by Lisa & Dan Kunkleman
“Oh wow! I didn’t know you could to that; just go on a family mission trip. I wish we had known it was okay to do that.” Dudley Stone grinned as he greeted us after church the Sunday Walt announced our family and a couple of friends were travelling to do mission work in Chimbote, Peru, a Pacific coastal fishing city of over 400,000. We were stepping out of our comfort zone with help from our savings and our children’s educational funds, pet sitters, and a lot of prayer. It was late July, 2013 and with three rising high school juniors, Sarah, Sam, and Joe, and their engaged older sister, Danielle, a recent UNCC graduate, we decided the opportune time was upon us. Who knew when our four kids would have free time to travel all together again? Between Lisa and Danielle being part of the 2008 Providence Youth Chimbote, Peru Mission Trip and Dan’s three prior visits, preparation came easily and we knew what to expect regarding our accommodations, food, and long travel time by plane and for a seven hour bus ride across a desert. We were delighted that our friends, Jamie Belongea, and her son Eric, a rising junior and best friend of our boys, agreed to join us.
Jamie said of the trip: Eric, 16, and I decided that a service trip was the best choice for his first international travel. The opportunity to experience authentic local culture and daily life would strengthen our understanding and appreciation of the world around us. For years we have heard of Father Jack’s mission and knew that we could contribute in a meaningful way to the people of Chimbote. To share the trip with the Kunkleman family was a bonus – their enthusiasm, prior experiences, skill and warm welcome made the decision to go easy. We were in!! As intended, the trip has a lasting positive impression on us. Supporting Chimbote – near or far – is something we will choose to do.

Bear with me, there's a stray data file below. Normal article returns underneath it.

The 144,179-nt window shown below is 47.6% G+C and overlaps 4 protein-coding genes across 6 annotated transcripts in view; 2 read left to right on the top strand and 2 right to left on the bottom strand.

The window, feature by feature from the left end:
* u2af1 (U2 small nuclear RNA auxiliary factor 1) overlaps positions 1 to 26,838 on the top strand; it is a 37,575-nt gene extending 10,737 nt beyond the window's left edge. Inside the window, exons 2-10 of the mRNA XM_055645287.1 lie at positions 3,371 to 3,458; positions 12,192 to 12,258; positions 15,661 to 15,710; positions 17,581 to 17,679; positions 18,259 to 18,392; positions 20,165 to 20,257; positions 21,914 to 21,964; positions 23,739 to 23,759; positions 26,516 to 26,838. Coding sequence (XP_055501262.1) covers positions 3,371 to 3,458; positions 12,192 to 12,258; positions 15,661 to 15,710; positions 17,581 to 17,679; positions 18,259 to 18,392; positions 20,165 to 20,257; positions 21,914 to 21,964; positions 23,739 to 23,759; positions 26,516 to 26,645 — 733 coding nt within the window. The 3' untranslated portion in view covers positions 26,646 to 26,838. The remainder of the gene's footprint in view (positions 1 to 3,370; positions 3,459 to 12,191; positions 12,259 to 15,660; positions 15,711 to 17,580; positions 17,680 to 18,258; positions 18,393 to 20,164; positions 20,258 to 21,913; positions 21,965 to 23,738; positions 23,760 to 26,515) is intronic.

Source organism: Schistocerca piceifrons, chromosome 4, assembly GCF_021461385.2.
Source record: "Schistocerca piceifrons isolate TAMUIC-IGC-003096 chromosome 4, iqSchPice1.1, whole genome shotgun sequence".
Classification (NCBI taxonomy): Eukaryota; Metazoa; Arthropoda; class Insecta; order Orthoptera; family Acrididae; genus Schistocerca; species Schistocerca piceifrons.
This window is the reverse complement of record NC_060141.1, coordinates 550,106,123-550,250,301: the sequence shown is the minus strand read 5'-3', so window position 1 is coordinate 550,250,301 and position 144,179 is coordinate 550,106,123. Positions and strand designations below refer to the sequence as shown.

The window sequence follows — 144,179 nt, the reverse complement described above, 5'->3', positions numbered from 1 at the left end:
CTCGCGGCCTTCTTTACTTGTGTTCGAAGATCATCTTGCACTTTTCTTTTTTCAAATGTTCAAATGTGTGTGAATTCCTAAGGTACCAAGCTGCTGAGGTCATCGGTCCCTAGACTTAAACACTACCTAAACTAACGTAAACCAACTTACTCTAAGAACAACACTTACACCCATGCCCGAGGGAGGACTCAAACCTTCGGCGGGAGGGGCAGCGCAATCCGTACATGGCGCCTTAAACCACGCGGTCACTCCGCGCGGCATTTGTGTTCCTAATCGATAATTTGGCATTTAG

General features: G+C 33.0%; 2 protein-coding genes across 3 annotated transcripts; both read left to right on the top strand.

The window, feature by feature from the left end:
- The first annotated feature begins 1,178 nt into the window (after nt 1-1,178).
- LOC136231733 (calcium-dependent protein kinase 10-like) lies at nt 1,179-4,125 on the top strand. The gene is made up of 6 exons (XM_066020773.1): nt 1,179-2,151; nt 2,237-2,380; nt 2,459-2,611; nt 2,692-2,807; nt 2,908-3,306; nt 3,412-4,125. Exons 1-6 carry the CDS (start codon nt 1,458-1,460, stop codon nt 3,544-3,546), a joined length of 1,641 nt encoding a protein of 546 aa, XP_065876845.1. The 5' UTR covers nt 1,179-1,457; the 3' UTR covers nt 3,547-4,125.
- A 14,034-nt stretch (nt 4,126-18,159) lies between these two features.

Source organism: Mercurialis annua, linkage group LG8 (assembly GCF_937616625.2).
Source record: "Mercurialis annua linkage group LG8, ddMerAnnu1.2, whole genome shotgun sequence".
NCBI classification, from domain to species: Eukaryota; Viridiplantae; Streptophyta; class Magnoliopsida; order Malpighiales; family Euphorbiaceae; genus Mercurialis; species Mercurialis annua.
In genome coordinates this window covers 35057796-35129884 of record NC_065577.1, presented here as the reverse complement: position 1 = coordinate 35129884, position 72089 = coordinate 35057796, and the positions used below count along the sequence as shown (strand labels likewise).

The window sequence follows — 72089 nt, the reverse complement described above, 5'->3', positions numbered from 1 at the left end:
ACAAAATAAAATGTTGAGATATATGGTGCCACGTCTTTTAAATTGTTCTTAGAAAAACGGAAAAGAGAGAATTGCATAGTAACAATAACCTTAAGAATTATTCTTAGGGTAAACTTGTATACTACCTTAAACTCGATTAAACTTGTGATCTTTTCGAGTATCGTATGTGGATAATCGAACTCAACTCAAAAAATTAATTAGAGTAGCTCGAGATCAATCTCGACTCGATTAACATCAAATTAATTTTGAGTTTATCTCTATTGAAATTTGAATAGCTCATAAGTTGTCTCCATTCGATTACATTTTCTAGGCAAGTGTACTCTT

Mission work is a bit addicting. Staying in rough accommodations, not so much. That’s the beauty of the Catholic Parish missionaries many reside in while in Chimbote. Nice beds and a real shower are perks but add in three fine meals with fresh mango and avocado after a long international trip or a full day’s work and it makes this mission work unusually pleasurable. Top it off with the kindest people who have almost nothing but huge hearts, smiles and hugs for the American Gringos and it’s easy to feel welcome.
On our first day we painted an older woman’s block home. She sang as she reached into the thin blue liquid and sloshed blue paint in every spot we missed using her hands as a brush. Other days we tore out over half of two side-by-side esterra-or basket-weave walled homes and rebuilt additional bedrooms so the children living there no longer had to sleep with their parents. We also provided new beds, bedding, and secure front doors.
It is not all work. We spent a lot of time playing with kids, petting animals from dogs to donkeys, and working on our Spanish. People of Chimbote play volleyball and soccer in the streets and we joined in when time allowed. Those not playing, socialized, took pictures, and lifted the volleyball net high enough to allow a stray car to travel through the street.
Several evenings each week, after supper, we attended masses at one of four locations around the city. The music and mass though completely in Spanish translates well enough to all. Dogs that lie around the streets all day, wander in and lie down in the service as well. All are welcome.
Participating in activities with the people we serve further cements our friendship with the people.
It is a ministry of presence. The friendship, kindness, appreciation and love given by the people of Chimbote in return is more than enough payment for long air flights and bus rides across a desert that looks like a lunar landscape. While we wanted nothing in return, we know, when serving others, you always receive far more than you give.
So, yes, Dudley, it can be done. Families, small groups, and individuals can go on mission trips. We have been fortunate as volunteer youth leaders to take many summer Youth Mission Trips within the U.S., and now that our first self-directed international one is complete, we look forward to what opportunities lie ahead. It might have been the trip of a lifetime, but really we hope it is the first of more to come. Leaving a legacy of service, kindness, and love while having some of the best times of one’s life seems very much like these words from Acts 20:35, “In all things I have shown you that by working hard in this way we must help the weak and remember the words of the Lord Jesus, how he himself said, ‘It is more blessed to give than to receive’.”